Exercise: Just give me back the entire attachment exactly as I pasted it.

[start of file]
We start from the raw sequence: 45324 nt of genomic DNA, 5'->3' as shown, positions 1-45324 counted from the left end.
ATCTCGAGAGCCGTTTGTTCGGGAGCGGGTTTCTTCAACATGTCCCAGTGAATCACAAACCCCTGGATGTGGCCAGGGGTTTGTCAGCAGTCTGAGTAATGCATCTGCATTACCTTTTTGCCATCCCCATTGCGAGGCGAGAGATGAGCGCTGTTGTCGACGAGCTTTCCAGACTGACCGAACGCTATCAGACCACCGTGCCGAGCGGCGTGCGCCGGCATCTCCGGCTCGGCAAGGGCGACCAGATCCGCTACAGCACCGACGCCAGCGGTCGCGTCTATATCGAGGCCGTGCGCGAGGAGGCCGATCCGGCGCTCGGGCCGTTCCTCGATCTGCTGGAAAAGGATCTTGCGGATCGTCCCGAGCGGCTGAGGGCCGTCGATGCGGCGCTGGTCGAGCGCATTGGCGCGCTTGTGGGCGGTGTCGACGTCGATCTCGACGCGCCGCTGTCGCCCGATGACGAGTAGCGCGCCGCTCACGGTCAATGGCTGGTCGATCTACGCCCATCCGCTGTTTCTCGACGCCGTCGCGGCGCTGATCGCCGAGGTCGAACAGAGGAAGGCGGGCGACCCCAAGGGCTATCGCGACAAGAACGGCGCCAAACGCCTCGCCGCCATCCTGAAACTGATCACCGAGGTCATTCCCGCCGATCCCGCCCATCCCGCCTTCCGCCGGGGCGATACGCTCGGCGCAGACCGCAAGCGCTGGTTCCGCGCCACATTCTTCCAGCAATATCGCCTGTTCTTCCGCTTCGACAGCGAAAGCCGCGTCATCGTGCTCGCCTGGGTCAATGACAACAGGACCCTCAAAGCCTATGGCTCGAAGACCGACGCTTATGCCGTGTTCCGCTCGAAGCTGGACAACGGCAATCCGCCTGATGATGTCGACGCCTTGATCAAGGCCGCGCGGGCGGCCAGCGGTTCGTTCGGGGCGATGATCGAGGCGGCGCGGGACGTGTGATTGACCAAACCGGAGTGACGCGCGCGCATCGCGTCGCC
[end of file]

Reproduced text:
We start from the raw sequence: 45324 nt of genomic DNA, 5'->3' as shown, positions 1-45324 counted from the left end.
ATCTCGAGAGCCGTTTGTTCGGGAGCGGGTTTCTTCAACATGTCCCAGTGAATCACAAACCCCTGGATGTGGCCAGGGGTTTGTCAGCAGTCTGAGTAATGCATCTGCATTACCTTTTTGCCATCCCCATTGCGAGGCGAGAGATGAGCGCTGTTGTCGACGAGCTTTCCAGACTGACCGAACGCTATCAGACCACCGTGCCGAGCGGCGTGCGCCGGCATCTCCGGCTCGGCAAGGGCGACCAGATCCGCTACAGCACCGACGCCAGCGGTCGCGTCTATATCGAGGCCGTGCGCGAGGAGGCCGATCCGGCGCTCGGGCCGTTCCTCGATCTGCTGGAAAAGGATCTTGCGGATCGTCCCGAGCGGCTGAGGGCCGTCGATGCGGCGCTGGTCGAGCGCATTGGCGCGCTTGTGGGCGGTGTCGACGTCGATCTCGACGCGCCGCTGTCGCCCGATGACGAGTAGCGCGCCGCTCACGGTCAATGGCTGGTCGATCTACGCCCATCCGCTGTTTCTCGACGCCGTCGCGGCGCTGATCGCCGAGGTCGAACAGAGGAAGGCGGGCGACCCCAAGGGCTATCGCGACAAGAACGGCGCCAAACGCCTCGCCGCCATCCTGAAACTGATCACCGAGGTCATTCCCGCCGATCCCGCCCATCCCGCCTTCCGCCGGGGCGATACGCTCGGCGCAGACCGCAAGCGCTGGTTCCGCGCCACATTCTTCCAGCAATATCGCCTGTTCTTCCGCTTCGACAGCGAAAGCCGCGTCATCGTGCTCGCCTGGGTCAATGACAACAGGACCCTCAAAGCCTATGGCTCGAAGACCGACGCTTATGCCGTGTTCCGCTCGAAGCTGGACAACGGCAATCCGCCTGATGATGTCGACGCCTTGATCAAGGCCGCGCGGGCGGCCAGCGGTTCGTTCGGGGCGATGATCGAGGCGGCGCGGGACGTGTGATTGACCAAACCGGAGTGACGCGCGCGCATCGCGTCGCC